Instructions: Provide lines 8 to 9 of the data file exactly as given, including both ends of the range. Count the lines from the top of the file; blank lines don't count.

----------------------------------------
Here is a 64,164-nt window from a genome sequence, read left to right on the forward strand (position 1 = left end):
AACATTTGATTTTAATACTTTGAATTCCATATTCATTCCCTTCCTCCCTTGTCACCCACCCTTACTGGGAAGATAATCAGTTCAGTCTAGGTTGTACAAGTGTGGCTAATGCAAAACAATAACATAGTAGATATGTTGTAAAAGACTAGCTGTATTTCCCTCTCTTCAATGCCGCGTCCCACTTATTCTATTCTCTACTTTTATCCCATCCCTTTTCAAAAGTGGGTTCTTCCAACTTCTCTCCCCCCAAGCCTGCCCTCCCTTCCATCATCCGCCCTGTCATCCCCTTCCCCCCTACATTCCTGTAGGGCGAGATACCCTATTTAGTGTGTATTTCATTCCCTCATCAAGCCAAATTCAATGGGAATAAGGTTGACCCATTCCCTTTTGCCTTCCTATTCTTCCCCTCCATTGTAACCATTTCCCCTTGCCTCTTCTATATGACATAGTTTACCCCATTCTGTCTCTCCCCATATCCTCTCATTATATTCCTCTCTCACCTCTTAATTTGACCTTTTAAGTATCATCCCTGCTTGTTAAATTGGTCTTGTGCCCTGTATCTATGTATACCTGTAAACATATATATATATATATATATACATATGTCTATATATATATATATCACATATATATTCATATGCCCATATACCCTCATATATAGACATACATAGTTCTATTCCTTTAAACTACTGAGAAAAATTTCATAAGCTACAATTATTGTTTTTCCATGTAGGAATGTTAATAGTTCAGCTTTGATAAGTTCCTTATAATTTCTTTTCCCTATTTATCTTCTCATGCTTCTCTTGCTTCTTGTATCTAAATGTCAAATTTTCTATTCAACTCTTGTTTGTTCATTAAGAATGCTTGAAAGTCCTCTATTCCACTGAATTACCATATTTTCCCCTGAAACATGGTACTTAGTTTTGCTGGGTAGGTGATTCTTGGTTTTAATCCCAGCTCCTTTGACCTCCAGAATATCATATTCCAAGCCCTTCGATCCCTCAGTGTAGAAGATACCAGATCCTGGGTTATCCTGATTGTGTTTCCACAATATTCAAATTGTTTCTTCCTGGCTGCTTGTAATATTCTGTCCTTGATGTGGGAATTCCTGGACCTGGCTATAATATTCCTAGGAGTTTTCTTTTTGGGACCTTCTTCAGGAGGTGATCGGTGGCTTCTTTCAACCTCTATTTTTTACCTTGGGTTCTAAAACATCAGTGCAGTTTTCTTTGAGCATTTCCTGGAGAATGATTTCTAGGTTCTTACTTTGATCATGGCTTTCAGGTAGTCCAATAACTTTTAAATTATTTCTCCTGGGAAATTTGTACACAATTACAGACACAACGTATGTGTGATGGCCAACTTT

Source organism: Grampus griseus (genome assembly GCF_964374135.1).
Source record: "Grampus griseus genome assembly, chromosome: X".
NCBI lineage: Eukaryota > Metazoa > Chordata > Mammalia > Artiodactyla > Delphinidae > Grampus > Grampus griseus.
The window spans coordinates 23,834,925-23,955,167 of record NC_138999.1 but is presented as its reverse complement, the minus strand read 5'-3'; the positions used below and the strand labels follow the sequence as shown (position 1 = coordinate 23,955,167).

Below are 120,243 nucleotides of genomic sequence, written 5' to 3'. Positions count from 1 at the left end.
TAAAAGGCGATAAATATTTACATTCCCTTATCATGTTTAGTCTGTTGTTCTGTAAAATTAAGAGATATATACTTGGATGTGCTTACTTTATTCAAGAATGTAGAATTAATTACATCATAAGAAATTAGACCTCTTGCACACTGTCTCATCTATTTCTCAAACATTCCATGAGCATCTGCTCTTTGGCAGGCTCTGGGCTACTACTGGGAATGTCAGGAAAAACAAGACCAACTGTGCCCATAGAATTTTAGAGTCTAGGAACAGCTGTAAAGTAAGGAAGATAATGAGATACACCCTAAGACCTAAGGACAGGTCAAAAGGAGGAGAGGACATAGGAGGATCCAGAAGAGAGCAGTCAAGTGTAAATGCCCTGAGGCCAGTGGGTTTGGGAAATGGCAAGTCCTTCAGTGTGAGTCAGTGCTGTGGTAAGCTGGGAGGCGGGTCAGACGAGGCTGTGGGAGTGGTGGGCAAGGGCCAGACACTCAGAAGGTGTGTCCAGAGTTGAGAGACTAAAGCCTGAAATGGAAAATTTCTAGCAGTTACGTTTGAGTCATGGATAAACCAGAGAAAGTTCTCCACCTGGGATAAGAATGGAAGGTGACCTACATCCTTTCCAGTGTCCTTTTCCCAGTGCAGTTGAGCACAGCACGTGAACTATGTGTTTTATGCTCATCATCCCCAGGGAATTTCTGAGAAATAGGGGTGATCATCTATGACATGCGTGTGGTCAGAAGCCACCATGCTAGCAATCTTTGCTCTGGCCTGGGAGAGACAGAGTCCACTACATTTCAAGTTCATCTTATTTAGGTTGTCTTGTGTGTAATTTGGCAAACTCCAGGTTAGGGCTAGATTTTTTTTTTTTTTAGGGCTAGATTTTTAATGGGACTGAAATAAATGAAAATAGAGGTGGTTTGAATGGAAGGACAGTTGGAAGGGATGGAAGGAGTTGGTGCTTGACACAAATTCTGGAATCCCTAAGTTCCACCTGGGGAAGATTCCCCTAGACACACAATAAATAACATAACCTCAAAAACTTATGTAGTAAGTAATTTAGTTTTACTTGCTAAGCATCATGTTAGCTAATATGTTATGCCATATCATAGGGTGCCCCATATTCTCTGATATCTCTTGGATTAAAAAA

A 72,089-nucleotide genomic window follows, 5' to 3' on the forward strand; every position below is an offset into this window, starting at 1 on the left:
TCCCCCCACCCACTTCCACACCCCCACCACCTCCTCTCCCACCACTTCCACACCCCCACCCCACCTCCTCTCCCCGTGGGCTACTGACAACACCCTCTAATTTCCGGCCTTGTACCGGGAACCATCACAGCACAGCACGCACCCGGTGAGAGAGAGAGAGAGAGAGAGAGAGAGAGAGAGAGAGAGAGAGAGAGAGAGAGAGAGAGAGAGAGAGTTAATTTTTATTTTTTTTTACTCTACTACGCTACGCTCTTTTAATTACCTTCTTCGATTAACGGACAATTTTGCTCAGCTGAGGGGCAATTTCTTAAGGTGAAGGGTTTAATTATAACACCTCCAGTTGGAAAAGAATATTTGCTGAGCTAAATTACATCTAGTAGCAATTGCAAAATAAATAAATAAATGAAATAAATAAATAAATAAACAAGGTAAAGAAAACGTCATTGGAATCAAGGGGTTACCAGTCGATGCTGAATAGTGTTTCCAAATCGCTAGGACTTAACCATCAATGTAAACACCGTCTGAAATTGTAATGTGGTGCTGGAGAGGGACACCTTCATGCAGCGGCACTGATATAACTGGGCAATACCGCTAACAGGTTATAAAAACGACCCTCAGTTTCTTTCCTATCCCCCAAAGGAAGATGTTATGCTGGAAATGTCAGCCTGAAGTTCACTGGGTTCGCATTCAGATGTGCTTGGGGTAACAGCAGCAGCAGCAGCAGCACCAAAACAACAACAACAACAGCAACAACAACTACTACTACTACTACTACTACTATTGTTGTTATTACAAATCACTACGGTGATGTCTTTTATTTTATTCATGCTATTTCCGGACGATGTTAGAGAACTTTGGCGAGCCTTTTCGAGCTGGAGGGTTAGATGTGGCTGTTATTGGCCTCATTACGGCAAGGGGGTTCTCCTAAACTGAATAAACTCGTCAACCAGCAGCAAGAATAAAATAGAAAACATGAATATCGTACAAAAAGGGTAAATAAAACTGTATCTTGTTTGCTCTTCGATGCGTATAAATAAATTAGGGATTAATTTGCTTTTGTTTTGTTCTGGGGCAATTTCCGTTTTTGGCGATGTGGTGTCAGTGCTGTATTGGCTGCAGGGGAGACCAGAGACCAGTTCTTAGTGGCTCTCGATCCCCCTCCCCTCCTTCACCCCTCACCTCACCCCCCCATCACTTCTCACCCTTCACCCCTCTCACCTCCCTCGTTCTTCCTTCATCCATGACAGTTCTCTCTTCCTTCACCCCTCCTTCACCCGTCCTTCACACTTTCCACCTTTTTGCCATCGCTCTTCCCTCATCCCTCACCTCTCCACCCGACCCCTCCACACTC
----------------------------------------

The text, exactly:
TAAAAGGCGATAAATATTTACATTCCCTTATCATGTTTAGTCTGTTGTTCTGTAAAATTAAGAGATATATACTTGGATGTGCTTACTTTATTCAAGAATGTAGAATTAATTACATCATAAGAAATTAGACCTCTTGCACACTGTCTCATCTATTTCTCAAACATTCCATGAGCATCTGCTCTTTGGCAGGCTCTGGGCTACTACTGGGAATGTCAGGAAAAACAAGACCAACTGTGCCCATAGAATTTTAGAGTCTAGGAACAGCTGTAAAGTAAGGAAGATAATGAGATACACCCTAAGACCTAAGGACAGGTCAAAAGGAGGAGAGGACATAGGAGGATCCAGAAGAGAGCAGTCAAGTGTAAATGCCCTGAGGCCAGTGGGTTTGGGAAATGGCAAGTCCTTCAGTGTGAGTCAGTGCTGTGGTAAGCTGGGAGGCGGGTCAGACGAGGCTGTGGGAGTGGTGGGCAAGGGCCAGACACTCAGAAGGTGTGTCCAGAGTTGAGAGACTAAAGCCTGAAATGGAAAATTTCTAGCAGTTACGTTTGAGTCATGGATAAACCAGAGAAAGTTCTCCACCTGGGATAAGAATGGAAGGTGACCTACATCCTTTCCAGTGTCCTTTTCCCAGTGCAGTTGAGCACAGCACGTGAACTATGTGTTTTATGCTCATCATCCCCAGGGAATTTCTGAGAAATAGGGGTGATCATCTATGACATGCGTGTGGTCAGAAGCCACCATGCTAGCAATCTTTGCTCTGGCCTGGGAGAGACAGAGTCCACTACATTTCAAGTTCATCTTATTTAGGTTGTCTTGTGTGTAATTTGGCAAACTCCAGGTTAGGGCTAGATTTTTTTTTTTTTTAGGGCTAGATTTTTAATGGGACTGAAATAAATGAAAATAGAGGTGGTTTGAATGGAAGGACAGTTGGAAGGGATGGAAGGAGTTGGTGCTTGACACAAATTCTGGAATCCCTAAGTTCCACCTGGGGAAGATTCCCCTAGACACACAATAAATAACATAACCTCAAAAACTTATGTAGTAAGTAATTTAGTTTTACTTGCTAAGCATCATGTTAGCTAATATGTTATGCCATATCATAGGGTGCCCCATATTCTCTGATATCTCTTGGATTAAAAAA

A 72,089-nucleotide genomic window follows, 5' to 3' on the forward strand; every position below is an offset into this window, starting at 1 on the left: